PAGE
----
Raccoons set up residence in Red Bank

Raccoons set up residence in Red Bank

August 10th, 2011 by Katie Ward in Community Hixson

Raccoons live on the Bratcher family property in Red Bank. The raccoons are fed each morning out of a frying pan. Photo by Katie Ward

After the April 27 tornado swept down Ashland Terrace, Red Bank's Ted and Judy Bratcher found three baby raccoons peaking out of a hollowed out tree in their front yard. The storm leveled 21 trees in the yard, but left plenty standing for the raccoons to take shelter in.

"It looked like a war zone, but we gained baby raccoons," said Judy Bratcher. "When we saw the baby raccoons, we wanted to take care of them."

She said the mother raccoon was hit by a car on Thrushwood Drive, leaving the three to fend for themselves.

After the Bratchers nursed the raccoons with milk, they migrated from the front to the back yard. Every morning Ted Bratcher mixes Ol'Roy canned dog food and dry cat food in a frying pan and takes it to them.

"I call them the three stooges," he said, stepping back to allow them room to eat.

After placing food under trees, it takes less than a minute for the raccoons to come running. One raccoon sits in the middle of the pan as the other two scoop food out of the sides. All three eat out of their hands, shoveling it in while looking curiously around.

"For them not to have a mother, they have adapted well by climbing trees," said Judy Bratcher, looking at them through her back porch. "The raccoons drink water out of the birdbaths. We want them to be natural, so we don't touch them."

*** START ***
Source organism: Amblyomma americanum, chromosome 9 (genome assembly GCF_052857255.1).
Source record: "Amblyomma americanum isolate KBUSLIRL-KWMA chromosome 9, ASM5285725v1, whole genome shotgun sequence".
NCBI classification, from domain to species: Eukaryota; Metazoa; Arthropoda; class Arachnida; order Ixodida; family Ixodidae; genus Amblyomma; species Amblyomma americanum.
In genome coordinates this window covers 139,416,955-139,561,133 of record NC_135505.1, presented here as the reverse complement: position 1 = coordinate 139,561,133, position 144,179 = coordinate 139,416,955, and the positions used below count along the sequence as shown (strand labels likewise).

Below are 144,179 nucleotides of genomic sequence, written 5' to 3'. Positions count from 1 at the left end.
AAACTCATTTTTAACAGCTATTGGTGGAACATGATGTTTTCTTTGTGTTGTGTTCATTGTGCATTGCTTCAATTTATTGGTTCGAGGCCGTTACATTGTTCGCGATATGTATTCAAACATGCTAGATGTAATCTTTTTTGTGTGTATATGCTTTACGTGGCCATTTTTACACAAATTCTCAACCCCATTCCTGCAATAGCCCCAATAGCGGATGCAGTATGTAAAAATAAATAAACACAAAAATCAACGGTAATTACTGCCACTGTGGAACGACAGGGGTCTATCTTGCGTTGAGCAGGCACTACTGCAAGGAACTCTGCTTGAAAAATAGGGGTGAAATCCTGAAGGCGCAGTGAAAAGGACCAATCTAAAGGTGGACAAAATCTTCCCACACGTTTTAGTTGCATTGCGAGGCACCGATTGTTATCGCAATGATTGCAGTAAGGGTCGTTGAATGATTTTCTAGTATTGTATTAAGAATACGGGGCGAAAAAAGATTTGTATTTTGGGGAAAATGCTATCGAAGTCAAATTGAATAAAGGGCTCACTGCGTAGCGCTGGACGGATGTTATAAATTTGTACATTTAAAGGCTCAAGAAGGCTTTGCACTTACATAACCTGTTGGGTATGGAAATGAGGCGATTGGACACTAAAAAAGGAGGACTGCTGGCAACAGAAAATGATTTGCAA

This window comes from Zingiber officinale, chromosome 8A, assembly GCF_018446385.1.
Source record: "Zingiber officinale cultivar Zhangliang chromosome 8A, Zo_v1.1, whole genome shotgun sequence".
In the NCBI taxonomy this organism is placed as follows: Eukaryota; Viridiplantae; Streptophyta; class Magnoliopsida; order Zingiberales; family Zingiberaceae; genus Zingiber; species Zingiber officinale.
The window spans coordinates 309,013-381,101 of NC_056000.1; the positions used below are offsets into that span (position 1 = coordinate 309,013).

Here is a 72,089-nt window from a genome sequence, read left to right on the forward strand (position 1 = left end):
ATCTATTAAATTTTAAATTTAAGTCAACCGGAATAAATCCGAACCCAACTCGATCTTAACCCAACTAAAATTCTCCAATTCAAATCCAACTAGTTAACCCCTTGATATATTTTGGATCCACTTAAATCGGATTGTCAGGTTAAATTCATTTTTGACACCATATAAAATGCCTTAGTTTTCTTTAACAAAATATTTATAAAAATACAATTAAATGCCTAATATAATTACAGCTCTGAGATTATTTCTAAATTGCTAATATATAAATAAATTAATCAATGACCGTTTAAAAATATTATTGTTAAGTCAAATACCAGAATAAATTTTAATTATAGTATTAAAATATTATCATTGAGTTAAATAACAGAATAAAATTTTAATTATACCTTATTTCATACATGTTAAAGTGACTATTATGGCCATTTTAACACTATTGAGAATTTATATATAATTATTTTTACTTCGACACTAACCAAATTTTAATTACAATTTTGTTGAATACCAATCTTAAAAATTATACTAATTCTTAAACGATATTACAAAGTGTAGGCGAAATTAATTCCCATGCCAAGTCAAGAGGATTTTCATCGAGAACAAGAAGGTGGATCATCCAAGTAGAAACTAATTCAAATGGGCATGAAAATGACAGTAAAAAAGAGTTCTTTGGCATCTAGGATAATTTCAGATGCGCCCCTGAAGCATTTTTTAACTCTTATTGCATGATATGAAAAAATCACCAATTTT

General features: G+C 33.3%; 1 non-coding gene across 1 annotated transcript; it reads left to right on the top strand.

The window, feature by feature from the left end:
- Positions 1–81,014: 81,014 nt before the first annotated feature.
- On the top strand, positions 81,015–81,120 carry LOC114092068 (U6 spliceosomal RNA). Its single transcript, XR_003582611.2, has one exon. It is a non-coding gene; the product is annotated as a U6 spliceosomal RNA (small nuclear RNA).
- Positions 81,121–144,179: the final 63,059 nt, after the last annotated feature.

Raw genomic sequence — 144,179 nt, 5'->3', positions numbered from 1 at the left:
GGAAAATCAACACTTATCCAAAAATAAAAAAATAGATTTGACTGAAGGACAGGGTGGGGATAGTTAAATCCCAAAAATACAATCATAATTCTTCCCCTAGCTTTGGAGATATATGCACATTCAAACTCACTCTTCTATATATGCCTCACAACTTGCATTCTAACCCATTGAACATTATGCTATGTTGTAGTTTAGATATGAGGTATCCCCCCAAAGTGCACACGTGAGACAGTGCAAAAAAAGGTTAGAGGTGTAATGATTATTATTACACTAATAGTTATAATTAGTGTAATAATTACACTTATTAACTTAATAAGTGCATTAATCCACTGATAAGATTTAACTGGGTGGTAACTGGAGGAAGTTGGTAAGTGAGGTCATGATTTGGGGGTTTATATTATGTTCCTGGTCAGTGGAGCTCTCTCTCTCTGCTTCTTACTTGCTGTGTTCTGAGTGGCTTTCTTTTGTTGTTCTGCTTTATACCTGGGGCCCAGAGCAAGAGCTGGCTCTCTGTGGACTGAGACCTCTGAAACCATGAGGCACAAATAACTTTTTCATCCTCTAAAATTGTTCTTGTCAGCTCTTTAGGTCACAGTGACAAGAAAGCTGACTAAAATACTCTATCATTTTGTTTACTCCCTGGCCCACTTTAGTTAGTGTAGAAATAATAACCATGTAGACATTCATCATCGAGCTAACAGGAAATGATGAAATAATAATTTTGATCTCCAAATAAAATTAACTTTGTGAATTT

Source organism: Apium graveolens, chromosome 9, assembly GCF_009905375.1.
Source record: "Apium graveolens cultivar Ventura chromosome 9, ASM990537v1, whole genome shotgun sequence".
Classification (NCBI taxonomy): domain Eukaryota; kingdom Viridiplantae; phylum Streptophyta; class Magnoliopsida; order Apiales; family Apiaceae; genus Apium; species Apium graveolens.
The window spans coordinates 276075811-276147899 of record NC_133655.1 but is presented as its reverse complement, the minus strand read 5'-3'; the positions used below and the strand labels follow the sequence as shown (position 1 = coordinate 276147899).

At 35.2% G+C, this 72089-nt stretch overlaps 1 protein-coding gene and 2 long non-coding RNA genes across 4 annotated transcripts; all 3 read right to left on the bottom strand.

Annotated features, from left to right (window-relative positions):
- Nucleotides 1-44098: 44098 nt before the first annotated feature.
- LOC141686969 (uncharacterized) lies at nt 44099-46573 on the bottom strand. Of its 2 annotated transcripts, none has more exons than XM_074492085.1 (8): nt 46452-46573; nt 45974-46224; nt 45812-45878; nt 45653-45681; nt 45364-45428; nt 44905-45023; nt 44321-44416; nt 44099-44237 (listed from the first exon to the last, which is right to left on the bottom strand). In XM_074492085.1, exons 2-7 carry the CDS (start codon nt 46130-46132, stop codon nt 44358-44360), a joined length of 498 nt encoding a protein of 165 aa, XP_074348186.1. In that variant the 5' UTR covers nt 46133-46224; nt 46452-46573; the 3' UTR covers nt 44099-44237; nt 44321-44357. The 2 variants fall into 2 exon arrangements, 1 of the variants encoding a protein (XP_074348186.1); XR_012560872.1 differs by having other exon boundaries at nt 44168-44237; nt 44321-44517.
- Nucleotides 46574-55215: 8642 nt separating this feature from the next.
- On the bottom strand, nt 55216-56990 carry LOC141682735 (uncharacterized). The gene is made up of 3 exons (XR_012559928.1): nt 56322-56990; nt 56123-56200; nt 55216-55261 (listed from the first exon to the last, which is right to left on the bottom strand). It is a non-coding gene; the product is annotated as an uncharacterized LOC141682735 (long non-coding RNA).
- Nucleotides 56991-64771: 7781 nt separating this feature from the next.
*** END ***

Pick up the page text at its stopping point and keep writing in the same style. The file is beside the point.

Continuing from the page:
She said she contacted the Chattanooga Zoo and other wildlife agencies in hopes of finding the raccoons a safe environment to relocate to, but had no luck. She said she will continue letting the raccoons live in nature and has no plans to domesticate them.

Judy Bratcher said this is not the first time she has cared for animals in need. She found her cat 12 years ago in a drain pipe.

The raccoons aren't the only wildlife that can be seen in the Bratchers' yard. In the past, they have spotted birds, rabbits, deer, groundhogs, a fox with babies and a coyote too, they said.

"I've lived here for 25 years and Ted has lived here his whole life," said Judy Bratcher. "It's like living on a wildlife preserve."

Aside from the raccoons, they solely feed their cat and the birds as they do not want to encourage dangerous wildlife to stay, they said.